#1. Bringing your emotions to work is all the rage now.
Mental health is top of mind for so many workers, and that awareness has only been accelerated since the pandemic began. Research showed that no matter the age or gender, 32% of respondents reported declining mental health compared to a 2020 report.
Rage rooms are just one example of the awareness surrounding emotional and mental health. As a result, organizations are increasingly creating more space to foster and develop soft skills around empathy, vulnerability, and mental health.
“This is about understanding that people are not robots,” Shola Kaye, who consults with Fortune 500 companies to build empathy, leadership, and communication skills, told Fortune Magazine. “People need time and the ability to be heard and understood.”
#2. How much radical transparency is too much?
Employee salaries. Profits and losses. Personnel changes.
Every business has its secrets, which are usually discussed among the company’s top executives. How many people are aware of their company’s inner workings?
For years, a common workplace complaint has been a lack of transparency. According to a 2013 survey, managerial transparency is the most important element in employee happiness. Workers are much happier in transparent environments, and they are more likely to stay in positions where the leadership is transparent.
Transparency on a grand scale is nothing new. Netflix is one of the most well-known instances, with its decision-making procedures open to the public. The process is dubbed “sunshining” by the manufacturer. Even when people are fired, they are obliged to publicly explain their judgments.
Radical transparency can be helpful for companies and their workers, especially if there’s a trusting culture. But if implemented wrong, this practice can kill creativity and even scare workers from sharing their thoughts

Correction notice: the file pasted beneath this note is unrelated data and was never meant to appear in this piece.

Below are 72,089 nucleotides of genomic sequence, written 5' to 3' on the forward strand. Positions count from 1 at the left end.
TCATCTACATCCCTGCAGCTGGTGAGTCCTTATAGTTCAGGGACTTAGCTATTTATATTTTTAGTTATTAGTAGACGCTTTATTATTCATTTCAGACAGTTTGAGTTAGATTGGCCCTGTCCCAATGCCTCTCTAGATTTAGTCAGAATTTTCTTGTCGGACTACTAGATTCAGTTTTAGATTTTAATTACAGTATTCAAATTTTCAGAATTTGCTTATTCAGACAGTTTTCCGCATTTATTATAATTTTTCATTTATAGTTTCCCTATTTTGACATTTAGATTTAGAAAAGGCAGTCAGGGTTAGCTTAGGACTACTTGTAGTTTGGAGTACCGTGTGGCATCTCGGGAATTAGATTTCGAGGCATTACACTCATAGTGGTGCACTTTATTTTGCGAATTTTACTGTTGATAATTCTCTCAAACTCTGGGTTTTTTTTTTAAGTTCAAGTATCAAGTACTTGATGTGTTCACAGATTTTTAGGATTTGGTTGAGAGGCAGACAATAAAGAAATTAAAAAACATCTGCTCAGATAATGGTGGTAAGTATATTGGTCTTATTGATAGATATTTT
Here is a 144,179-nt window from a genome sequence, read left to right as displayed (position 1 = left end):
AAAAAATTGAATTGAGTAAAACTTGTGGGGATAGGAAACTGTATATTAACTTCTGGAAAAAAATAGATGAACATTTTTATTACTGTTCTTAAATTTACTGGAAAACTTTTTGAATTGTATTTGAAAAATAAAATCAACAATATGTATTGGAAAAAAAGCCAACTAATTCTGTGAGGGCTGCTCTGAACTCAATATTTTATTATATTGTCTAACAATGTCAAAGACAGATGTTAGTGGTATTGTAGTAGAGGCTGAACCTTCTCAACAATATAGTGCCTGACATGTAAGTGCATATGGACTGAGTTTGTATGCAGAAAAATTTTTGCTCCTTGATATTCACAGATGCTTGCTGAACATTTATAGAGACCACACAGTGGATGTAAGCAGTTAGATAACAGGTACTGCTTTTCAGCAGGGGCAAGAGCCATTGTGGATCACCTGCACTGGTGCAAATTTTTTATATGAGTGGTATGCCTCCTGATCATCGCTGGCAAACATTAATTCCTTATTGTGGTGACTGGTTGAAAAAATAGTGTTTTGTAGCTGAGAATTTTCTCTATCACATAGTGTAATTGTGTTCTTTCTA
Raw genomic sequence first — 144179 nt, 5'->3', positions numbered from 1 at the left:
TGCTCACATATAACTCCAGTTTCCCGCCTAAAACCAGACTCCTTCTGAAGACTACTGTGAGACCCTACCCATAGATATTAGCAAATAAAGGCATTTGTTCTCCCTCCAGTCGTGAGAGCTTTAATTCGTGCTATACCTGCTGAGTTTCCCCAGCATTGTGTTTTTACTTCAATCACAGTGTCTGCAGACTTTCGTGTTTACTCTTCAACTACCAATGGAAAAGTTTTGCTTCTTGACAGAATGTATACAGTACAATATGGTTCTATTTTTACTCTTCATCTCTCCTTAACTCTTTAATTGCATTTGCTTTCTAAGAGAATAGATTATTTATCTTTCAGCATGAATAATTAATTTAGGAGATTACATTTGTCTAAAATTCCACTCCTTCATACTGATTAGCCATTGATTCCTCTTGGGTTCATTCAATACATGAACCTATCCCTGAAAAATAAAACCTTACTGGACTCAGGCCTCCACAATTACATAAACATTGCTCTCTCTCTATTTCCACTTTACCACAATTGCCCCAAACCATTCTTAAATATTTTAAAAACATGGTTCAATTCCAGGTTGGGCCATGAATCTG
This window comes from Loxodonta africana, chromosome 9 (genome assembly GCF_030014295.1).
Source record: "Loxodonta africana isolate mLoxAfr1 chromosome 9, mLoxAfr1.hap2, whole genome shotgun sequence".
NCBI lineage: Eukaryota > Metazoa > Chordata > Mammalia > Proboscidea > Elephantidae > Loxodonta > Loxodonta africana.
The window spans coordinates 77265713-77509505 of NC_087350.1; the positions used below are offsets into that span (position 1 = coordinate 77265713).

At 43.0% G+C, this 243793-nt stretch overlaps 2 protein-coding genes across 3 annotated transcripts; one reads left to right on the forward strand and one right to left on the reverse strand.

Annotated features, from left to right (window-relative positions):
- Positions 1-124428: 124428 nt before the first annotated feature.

#3. What bosses really think about the future of the office
People, even CEOs, have a new perspective on the workplace.
Many CEOs have kept a close eye on their employees while they worked at their desks for years. However, the epidemic shifted the tides: CEOs were less committed to their overcrowded offices, and executives who earlier worked 15-hour days can now tolerate a more flexible schedule.
CEOs, on the other hand, are dealing with the impending change after years of working in the office.
Sundar Pichai, the CEO of Google and its parent company, Alphabet, told the New York Times, “I miss meetings where you can stand up and walk to the whiteboard and draw what you’re thinking and have people look at it.”
#4. How office space is changing
The pandemic has changed the way businesses use their commercial space.
The days of the typical office and the posh corner office are long gone. With the advent of flexible employment, businesses are resorting to community work spaces.
Meeting rooms, open-plan café-style dining areas, and collaboration spaces are also available. Instead, your seat does not indicate your position inside the organisation.
#5. The Great Resignation will only accelerate automation
The “Great Resignation” is everywhere. Across the U.S., Americans are putting in their notice and leaving their jobs at an unprecedented rate. Data shows that in August, more than 4 million Americans quit their jobs.
Some employers are responding to the walk-outs by offering higher wages and better working conditions – and even bonuses.
Other employers, however, especially in labor-intensive industries, are responding by investing heavily in automation. McDonald’s, for example, is testing automated voice ordering in their drive-through facilities. Domino’s struck a deal with a self-driving delivery company.